Qatari and Omani lenders benefit the most from easing funding pressures: Moody’s
March 15 2017 09:56 PM
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Although Qatar refrained from liquidating financial assets and mixed domestic and international debt issuance in 2015, Moody’s says the tight liquidity situation in the domestic banking system led the government to tap international markets.

Qatari and Omani lenders benefit the most from easing funding pressures due to stabilising oil prices, large international sovereign debt issuances and lower credit growth, according to global credit rating agency Moody’s.
“Omani and Qatari banks will benefit the most from easing funding conditions, followed by banks in Saudi Arabia and the UAE. However, Bahraini and Kuwaiti banks will continue to have the strongest funding and liquidity profiles in the region,” Mik Kabeya, analyst at Moody’s said.
Both banking systems face funding pressure as reflected by loan-to-deposit ratios of 103% and 104%, respectively, at June 2016. However, the Qatar government has higher financial reserves than the Oman government, providing it with a higher capacity to support local liquidity if necessary, the rating agency said.
Expecting oil prices to average $40-$60 until 2018 compared to $43 in 2016, with lows of $26 in early 2016, it said stabilising oil prices will increase government revenues, given their high reliance on hydrocarbons, though they will remain below the fiscal break-even oil prices for most GCC (Gulf Cooperation Council) countries, including Qatar, for which it is $62.1, as per the International Monetary Fund.
High government dependence on oil, heavy reliance on government deposits (26% of deposits at year-end 2016) and solid credit growth levels (12.1% credit growth in 2016) would continue to pressure Qatar’s banks’ funding positions, Moody’s said.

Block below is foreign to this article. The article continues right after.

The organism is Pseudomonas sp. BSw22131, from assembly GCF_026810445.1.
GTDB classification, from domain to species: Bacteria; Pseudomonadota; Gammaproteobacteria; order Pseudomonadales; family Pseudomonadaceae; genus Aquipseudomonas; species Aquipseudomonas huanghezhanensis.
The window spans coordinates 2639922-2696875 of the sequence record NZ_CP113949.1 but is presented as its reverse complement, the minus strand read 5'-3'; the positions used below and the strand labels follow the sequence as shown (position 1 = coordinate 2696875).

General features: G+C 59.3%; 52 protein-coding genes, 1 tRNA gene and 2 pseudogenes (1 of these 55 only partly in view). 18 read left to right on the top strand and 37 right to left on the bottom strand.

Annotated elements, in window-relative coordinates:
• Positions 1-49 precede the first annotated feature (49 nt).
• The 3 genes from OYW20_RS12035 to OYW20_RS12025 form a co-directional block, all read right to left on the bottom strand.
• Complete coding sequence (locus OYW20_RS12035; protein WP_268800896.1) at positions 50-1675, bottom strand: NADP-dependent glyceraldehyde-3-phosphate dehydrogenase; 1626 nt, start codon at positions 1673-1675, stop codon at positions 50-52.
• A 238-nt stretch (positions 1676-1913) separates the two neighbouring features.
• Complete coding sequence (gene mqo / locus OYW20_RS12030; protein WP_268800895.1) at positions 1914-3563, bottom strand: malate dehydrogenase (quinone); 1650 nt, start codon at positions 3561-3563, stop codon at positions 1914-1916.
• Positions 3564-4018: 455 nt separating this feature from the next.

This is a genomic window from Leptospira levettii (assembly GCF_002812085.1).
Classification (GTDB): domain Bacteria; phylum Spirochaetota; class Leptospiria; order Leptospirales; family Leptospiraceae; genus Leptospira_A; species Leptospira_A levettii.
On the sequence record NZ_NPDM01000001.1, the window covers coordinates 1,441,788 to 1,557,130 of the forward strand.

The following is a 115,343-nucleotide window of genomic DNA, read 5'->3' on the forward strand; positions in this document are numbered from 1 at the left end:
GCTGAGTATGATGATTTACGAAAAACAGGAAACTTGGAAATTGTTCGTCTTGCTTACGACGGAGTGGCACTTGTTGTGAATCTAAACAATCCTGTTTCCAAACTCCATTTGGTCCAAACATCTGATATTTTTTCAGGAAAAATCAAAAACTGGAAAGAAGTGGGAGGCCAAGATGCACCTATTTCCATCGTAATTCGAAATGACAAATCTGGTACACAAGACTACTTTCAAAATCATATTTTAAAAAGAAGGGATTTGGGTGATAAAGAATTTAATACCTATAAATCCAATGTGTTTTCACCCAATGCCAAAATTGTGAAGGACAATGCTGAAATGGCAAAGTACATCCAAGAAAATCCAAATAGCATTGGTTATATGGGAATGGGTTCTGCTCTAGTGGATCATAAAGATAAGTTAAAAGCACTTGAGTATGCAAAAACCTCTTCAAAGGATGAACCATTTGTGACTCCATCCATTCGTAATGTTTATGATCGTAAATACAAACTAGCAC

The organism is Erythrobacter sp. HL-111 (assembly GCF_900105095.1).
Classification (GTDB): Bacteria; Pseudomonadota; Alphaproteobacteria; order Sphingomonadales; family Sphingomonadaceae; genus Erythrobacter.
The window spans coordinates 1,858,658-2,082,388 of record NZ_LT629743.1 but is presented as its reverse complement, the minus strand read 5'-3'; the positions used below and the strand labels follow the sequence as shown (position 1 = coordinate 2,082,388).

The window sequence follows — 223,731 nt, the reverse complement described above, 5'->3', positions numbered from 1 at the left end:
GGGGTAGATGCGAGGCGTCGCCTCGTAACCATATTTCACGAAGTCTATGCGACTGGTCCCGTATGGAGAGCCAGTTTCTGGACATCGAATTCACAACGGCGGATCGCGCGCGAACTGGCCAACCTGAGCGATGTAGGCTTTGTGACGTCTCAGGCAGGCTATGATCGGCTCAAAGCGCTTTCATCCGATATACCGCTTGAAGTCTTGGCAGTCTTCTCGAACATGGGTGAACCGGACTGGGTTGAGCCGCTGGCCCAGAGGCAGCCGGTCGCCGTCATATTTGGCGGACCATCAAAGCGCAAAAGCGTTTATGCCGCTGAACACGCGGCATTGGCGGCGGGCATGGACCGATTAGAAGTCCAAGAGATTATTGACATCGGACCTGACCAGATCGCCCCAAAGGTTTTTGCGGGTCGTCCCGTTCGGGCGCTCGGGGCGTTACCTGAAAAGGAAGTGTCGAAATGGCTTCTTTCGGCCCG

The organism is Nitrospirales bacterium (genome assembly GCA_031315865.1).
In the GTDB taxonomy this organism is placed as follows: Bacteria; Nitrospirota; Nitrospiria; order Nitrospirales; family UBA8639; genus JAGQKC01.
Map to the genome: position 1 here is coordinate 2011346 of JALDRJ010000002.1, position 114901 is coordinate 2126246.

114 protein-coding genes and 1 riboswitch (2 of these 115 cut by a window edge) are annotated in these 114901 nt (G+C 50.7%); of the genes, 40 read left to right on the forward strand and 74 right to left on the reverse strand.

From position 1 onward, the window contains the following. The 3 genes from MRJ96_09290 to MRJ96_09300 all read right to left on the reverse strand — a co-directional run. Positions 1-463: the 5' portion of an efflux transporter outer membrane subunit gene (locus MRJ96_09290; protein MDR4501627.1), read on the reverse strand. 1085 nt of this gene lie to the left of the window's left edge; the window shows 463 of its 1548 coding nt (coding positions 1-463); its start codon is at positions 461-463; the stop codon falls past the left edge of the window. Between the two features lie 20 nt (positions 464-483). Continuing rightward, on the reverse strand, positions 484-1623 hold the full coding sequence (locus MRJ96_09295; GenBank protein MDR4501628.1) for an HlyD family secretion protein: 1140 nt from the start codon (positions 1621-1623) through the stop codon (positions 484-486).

Government reserves accounted for 213% of Qatar’s GDP at year-end 2016, compared to 107% for Oman. Expecting non-oil real GDP growth of 6.5% for Qatar this year, Moody’s said credit growth would remain solid at high single digit, reflecting the financing of corporate activity related to government-financed projects in the three countries, including the FIFA World Cup 2022 preparations.
Higher government oil revenues will translate into higher government deposits in the region’s banking systems. Banks in the GCC are heavily reliant on deposits from their government and related issuers.
Although Qatar refrained from liquidating financial assets and mixed domestic and international debt issuance in 2015, it said the tight liquidity situation in the domestic banking system led the government to tap international markets.
The sharp drop in oil prices in 2015-16, limited domestic markets’ listed depth and a favourable global interest rate environment underpinned record aggregate global debt issuance by the GCC governments in 2016.
The low indebtedness of most GCC countries provides some room for the governments to raise international financing. General government debt accounted in December 2016 for 13.4% of the GDP in Saudi Arabia, 19.3% in Kuwait 4, 30.5% in Oman, 21.7% in the UAE, 53.6% in Qatar and 73.9% in Bahrain, it said, adding the GCC governments increased their international US dollar debt issuances in 2016 to a total of $38.9bn compared to $2.1bn the previous year.
Fiscal consolidation will likely lower issuance volumes in the GCC in 2017, while still keeping them at historically high levels, according to Moody’s.
The surge in sovereign issuance in 2016 has been met with very strong investor demand. Search for yield and the gradual recovery in oil prices from the second quarter of 2016 have supported the GCC sovereign bond issuance, which was reflected in large order books and tightening yields following the deal closures.




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